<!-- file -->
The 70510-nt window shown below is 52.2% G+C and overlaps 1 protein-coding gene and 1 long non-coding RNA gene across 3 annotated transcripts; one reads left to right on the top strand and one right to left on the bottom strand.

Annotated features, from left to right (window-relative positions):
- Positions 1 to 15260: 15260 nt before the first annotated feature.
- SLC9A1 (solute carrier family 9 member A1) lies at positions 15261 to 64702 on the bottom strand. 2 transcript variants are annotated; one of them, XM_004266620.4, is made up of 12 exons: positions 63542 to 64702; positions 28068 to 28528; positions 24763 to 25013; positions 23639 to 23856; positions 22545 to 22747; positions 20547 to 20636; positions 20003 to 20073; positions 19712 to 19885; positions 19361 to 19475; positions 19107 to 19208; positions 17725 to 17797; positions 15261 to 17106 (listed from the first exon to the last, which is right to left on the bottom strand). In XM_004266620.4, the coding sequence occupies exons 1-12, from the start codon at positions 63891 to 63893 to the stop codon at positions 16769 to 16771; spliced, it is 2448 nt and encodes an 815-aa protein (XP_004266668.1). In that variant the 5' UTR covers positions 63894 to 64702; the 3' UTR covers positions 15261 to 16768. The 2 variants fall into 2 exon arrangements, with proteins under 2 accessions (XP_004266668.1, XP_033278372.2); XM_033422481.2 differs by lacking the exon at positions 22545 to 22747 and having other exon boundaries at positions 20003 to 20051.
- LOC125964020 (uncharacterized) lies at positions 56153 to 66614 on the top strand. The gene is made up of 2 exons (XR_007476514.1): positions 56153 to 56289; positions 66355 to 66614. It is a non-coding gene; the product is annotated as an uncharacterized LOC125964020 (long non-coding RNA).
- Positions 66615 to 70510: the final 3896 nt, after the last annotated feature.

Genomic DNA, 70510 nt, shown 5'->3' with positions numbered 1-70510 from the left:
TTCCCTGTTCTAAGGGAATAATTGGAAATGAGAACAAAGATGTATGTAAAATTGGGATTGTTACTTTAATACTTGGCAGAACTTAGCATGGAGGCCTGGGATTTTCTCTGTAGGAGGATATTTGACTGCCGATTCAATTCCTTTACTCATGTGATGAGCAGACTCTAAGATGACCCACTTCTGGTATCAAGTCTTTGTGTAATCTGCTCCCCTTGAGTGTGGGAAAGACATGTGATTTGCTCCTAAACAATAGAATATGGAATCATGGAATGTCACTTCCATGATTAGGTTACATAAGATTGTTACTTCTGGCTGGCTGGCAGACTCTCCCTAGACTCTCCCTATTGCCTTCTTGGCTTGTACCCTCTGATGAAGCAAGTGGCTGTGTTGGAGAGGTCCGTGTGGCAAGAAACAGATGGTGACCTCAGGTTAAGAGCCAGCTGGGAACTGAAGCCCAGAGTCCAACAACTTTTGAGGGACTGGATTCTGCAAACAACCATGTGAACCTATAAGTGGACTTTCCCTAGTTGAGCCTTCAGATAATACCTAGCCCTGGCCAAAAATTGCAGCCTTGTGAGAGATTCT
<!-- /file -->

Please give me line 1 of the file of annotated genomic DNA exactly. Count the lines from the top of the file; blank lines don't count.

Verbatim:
The 70510-nt window shown below is 52.2% G+C and overlaps 1 protein-coding gene and 1 long non-coding RNA gene across 3 annotated transcripts; one reads left to right on the top strand and one right to left on the bottom strand.